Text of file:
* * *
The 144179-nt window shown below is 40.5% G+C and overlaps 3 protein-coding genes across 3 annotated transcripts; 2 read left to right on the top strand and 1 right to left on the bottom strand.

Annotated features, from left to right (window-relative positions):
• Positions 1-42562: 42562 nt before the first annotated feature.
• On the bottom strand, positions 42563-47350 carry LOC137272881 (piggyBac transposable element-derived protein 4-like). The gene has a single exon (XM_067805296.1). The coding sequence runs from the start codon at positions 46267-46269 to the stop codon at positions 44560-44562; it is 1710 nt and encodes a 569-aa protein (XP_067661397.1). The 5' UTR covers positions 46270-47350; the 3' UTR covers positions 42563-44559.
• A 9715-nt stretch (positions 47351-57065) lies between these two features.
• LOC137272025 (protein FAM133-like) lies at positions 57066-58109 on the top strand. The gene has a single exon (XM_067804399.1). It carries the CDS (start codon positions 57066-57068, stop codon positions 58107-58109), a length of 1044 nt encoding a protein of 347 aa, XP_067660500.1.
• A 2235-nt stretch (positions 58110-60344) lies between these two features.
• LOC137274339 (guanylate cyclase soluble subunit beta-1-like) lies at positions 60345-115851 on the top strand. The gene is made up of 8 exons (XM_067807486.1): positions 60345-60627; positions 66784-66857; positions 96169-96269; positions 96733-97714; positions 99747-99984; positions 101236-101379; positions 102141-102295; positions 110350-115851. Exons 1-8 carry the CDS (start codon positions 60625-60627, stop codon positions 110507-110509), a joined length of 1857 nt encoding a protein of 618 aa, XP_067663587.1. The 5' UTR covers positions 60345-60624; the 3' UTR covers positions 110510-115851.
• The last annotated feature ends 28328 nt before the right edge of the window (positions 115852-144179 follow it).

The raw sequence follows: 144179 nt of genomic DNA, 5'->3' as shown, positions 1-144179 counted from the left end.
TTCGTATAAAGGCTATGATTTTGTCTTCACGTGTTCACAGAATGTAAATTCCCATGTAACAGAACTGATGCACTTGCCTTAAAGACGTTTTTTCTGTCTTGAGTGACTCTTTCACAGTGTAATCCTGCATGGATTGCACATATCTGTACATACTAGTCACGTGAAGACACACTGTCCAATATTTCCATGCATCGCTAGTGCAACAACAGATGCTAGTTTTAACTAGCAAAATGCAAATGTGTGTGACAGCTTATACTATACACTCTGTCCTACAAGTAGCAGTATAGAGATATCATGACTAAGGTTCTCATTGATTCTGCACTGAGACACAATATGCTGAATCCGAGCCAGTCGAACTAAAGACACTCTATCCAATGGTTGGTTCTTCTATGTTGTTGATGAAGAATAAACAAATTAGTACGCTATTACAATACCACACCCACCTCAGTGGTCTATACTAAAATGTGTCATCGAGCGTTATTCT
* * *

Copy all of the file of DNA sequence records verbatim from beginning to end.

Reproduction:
The 144179-nt window shown below is 40.5% G+C and overlaps 3 protein-coding genes across 3 annotated transcripts; 2 read left to right on the top strand and 1 right to left on the bottom strand.

Annotated features, from left to right (window-relative positions):
• Positions 1-42562: 42562 nt before the first annotated feature.
• On the bottom strand, positions 42563-47350 carry LOC137272881 (piggyBac transposable element-derived protein 4-like). The gene has a single exon (XM_067805296.1). The coding sequence runs from the start codon at positions 46267-46269 to the stop codon at positions 44560-44562; it is 1710 nt and encodes a 569-aa protein (XP_067661397.1). The 5' UTR covers positions 46270-47350; the 3' UTR covers positions 42563-44559.
• A 9715-nt stretch (positions 47351-57065) lies between these two features.
• LOC137272025 (protein FAM133-like) lies at positions 57066-58109 on the top strand. The gene has a single exon (XM_067804399.1). It carries the CDS (start codon positions 57066-57068, stop codon positions 58107-58109), a length of 1044 nt encoding a protein of 347 aa, XP_067660500.1.
• A 2235-nt stretch (positions 58110-60344) lies between these two features.
• LOC137274339 (guanylate cyclase soluble subunit beta-1-like) lies at positions 60345-115851 on the top strand. The gene is made up of 8 exons (XM_067807486.1): positions 60345-60627; positions 66784-66857; positions 96169-96269; positions 96733-97714; positions 99747-99984; positions 101236-101379; positions 102141-102295; positions 110350-115851. Exons 1-8 carry the CDS (start codon positions 60625-60627, stop codon positions 110507-110509), a joined length of 1857 nt encoding a protein of 618 aa, XP_067663587.1. The 5' UTR covers positions 60345-60624; the 3' UTR covers positions 110510-115851.
• The last annotated feature ends 28328 nt before the right edge of the window (positions 115852-144179 follow it).

The raw sequence follows: 144179 nt of genomic DNA, 5'->3' as shown, positions 1-144179 counted from the left end.
TTCGTATAAAGGCTATGATTTTGTCTTCACGTGTTCACAGAATGTAAATTCCCATGTAACAGAACTGATGCACTTGCCTTAAAGACGTTTTTTCTGTCTTGAGTGACTCTTTCACAGTGTAATCCTGCATGGATTGCACATATCTGTACATACTAGTCACGTGAAGACACACTGTCCAATATTTCCATGCATCGCTAGTGCAACAACAGATGCTAGTTTTAACTAGCAAAATGCAAATGTGTGTGACAGCTTATACTATACACTCTGTCCTACAAGTAGCAGTATAGAGATATCATGACTAAGGTTCTCATTGATTCTGCACTGAGACACAATATGCTGAATCCGAGCCAGTCGAACTAAAGACACTCTATCCAATGGTTGGTTCTTCTATGTTGTTGATGAAGAATAAACAAATTAGTACGCTATTACAATACCACACCCACCTCAGTGGTCTATACTAAAATGTGTCATCGAGCGTTATTCT